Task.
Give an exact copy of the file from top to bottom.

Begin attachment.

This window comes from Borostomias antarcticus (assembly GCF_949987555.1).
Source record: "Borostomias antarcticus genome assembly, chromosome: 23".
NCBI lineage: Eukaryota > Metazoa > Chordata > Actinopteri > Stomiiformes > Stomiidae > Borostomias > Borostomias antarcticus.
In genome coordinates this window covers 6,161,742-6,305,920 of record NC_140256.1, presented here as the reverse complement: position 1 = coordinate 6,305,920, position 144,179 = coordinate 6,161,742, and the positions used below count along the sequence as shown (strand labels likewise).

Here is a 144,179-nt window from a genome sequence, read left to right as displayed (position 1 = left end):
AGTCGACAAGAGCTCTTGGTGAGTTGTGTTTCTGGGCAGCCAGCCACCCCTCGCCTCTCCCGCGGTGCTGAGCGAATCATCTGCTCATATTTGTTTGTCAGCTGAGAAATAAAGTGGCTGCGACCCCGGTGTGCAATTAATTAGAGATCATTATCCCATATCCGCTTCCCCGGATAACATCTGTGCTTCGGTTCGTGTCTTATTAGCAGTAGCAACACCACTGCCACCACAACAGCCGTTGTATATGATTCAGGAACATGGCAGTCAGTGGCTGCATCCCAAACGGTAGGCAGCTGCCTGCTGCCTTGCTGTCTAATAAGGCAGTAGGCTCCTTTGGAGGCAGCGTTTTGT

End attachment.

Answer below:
This window comes from Borostomias antarcticus (assembly GCF_949987555.1).
Source record: "Borostomias antarcticus genome assembly, chromosome: 23".
NCBI lineage: Eukaryota > Metazoa > Chordata > Actinopteri > Stomiiformes > Stomiidae > Borostomias > Borostomias antarcticus.
In genome coordinates this window covers 6,161,742-6,305,920 of record NC_140256.1, presented here as the reverse complement: position 1 = coordinate 6,305,920, position 144,179 = coordinate 6,161,742, and the positions used below count along the sequence as shown (strand labels likewise).

Here is a 144,179-nt window from a genome sequence, read left to right as displayed (position 1 = left end):
AGTCGACAAGAGCTCTTGGTGAGTTGTGTTTCTGGGCAGCCAGCCACCCCTCGCCTCTCCCGCGGTGCTGAGCGAATCATCTGCTCATATTTGTTTGTCAGCTGAGAAATAAAGTGGCTGCGACCCCGGTGTGCAATTAATTAGAGATCATTATCCCATATCCGCTTCCCCGGATAACATCTGTGCTTCGGTTCGTGTCTTATTAGCAGTAGCAACACCACTGCCACCACAACAGCCGTTGTATATGATTCAGGAACATGGCAGTCAGTGGCTGCATCCCAAACGGTAGGCAGCTGCCTGCTGCCTTGCTGTCTAATAAGGCAGTAGGCTCCTTTGGAGGCAGCGTTTTGT